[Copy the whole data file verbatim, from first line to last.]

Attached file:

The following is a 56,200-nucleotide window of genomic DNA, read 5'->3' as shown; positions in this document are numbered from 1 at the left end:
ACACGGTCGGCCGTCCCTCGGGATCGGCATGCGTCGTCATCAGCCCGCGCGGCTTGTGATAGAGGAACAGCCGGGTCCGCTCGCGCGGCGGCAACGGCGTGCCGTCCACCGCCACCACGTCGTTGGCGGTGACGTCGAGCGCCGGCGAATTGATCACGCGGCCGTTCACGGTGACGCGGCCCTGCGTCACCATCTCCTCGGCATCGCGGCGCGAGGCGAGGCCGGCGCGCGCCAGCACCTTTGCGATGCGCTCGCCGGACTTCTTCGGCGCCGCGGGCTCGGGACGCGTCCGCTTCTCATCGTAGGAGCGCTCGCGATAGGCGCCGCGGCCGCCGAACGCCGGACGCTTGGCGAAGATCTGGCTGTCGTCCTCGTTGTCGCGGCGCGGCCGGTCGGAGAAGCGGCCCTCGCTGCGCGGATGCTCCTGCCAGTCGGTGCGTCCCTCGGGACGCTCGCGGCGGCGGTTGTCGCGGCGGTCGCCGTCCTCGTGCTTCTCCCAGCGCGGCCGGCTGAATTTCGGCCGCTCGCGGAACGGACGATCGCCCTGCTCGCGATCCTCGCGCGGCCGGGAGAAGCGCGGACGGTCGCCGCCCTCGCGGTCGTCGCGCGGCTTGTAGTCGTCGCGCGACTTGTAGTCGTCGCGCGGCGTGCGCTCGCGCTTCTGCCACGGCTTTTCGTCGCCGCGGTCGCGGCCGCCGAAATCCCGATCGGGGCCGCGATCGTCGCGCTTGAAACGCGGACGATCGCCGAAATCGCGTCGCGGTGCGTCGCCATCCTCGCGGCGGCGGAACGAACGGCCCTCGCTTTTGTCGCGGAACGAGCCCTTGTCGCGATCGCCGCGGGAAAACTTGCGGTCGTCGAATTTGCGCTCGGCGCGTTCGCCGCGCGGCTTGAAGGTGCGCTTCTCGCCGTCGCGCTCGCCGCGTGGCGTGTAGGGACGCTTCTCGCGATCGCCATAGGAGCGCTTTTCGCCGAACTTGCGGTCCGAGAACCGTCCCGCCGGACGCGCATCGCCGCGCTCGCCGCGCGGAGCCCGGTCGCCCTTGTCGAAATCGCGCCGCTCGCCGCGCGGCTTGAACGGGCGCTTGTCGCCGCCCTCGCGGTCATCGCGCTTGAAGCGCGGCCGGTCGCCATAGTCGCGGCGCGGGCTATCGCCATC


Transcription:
The following is a 56,200-nucleotide window of genomic DNA, read 5'->3' as shown; positions in this document are numbered from 1 at the left end:
ACACGGTCGGCCGTCCCTCGGGATCGGCATGCGTCGTCATCAGCCCGCGCGGCTTGTGATAGAGGAACAGCCGGGTCCGCTCGCGCGGCGGCAACGGCGTGCCGTCCACCGCCACCACGTCGTTGGCGGTGACGTCGAGCGCCGGCGAATTGATCACGCGGCCGTTCACGGTGACGCGGCCCTGCGTCACCATCTCCTCGGCATCGCGGCGCGAGGCGAGGCCGGCGCGCGCCAGCACCTTTGCGATGCGCTCGCCGGACTTCTTCGGCGCCGCGGGCTCGGGACGCGTCCGCTTCTCATCGTAGGAGCGCTCGCGATAGGCGCCGCGGCCGCCGAACGCCGGACGCTTGGCGAAGATCTGGCTGTCGTCCTCGTTGTCGCGGCGCGGCCGGTCGGAGAAGCGGCCCTCGCTGCGCGGATGCTCCTGCCAGTCGGTGCGTCCCTCGGGACGCTCGCGGCGGCGGTTGTCGCGGCGGTCGCCGTCCTCGTGCTTCTCCCAGCGCGGCCGGCTGAATTTCGGCCGCTCGCGGAACGGACGATCGCCCTGCTCGCGATCCTCGCGCGGCCGGGAGAAGCGCGGACGGTCGCCGCCCTCGCGGTCGTCGCGCGGCTTGTAGTCGTCGCGCGACTTGTAGTCGTCGCGCGGCGTGCGCTCGCGCTTCTGCCACGGCTTTTCGTCGCCGCGGTCGCGGCCGCCGAAATCCCGATCGGGGCCGCGATCGTCGCGCTTGAAACGCGGACGATCGCCGAAATCGCGTCGCGGTGCGTCGCCATCCTCGCGGCGGCGGAACGAACGGCCCTCGCTTTTGTCGCGGAACGAGCCCTTGTCGCGATCGCCGCGGGAAAACTTGCGGTCGTCGAATTTGCGCTCGGCGCGTTCGCCGCGCGGCTTGAAGGTGCGCTTCTCGCCGTCGCGCTCGCCGCGTGGCGTGTAGGGACGCTTCTCGCGATCGCCATAGGAGCGCTTTTCGCCGAACTTGCGGTCCGAGAACCGTCCCGCCGGACGCGCATCGCCGCGCTCGCCGCGCGGAGCCCGGTCGCCCTTGTCGAAATCGCGCCGCTCGCCGCGCGGCTTGAACGGGCGCTTGTCGCCGCCCTCGCGGTCATCGCGCTTGAAGCGCGGCCGGTCGCCATAGTCGCGGCGCGGGCTATCGCCATC